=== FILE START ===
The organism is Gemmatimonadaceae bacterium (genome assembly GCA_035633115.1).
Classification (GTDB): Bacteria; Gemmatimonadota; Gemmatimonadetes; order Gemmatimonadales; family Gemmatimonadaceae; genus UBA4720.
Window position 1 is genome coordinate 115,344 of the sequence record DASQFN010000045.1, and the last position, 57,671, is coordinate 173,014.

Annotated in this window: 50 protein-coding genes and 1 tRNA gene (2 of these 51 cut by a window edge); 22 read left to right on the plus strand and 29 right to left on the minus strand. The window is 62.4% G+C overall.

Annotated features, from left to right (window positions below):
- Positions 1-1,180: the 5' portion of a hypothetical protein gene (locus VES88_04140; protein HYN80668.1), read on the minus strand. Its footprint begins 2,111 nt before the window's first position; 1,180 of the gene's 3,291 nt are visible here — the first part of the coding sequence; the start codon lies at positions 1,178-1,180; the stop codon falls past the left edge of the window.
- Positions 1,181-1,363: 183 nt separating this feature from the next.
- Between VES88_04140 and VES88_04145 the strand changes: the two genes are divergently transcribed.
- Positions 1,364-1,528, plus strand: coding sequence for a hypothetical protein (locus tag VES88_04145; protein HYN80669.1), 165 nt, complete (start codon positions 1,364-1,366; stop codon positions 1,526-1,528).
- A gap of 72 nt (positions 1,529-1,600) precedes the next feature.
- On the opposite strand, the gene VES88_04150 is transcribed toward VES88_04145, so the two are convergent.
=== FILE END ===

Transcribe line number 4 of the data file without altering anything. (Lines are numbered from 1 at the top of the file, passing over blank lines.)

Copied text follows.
Annotated in this window: 50 protein-coding genes and 1 tRNA gene (2 of these 51 cut by a window edge); 22 read left to right on the plus strand and 29 right to left on the minus strand. The window is 62.4% G+C overall.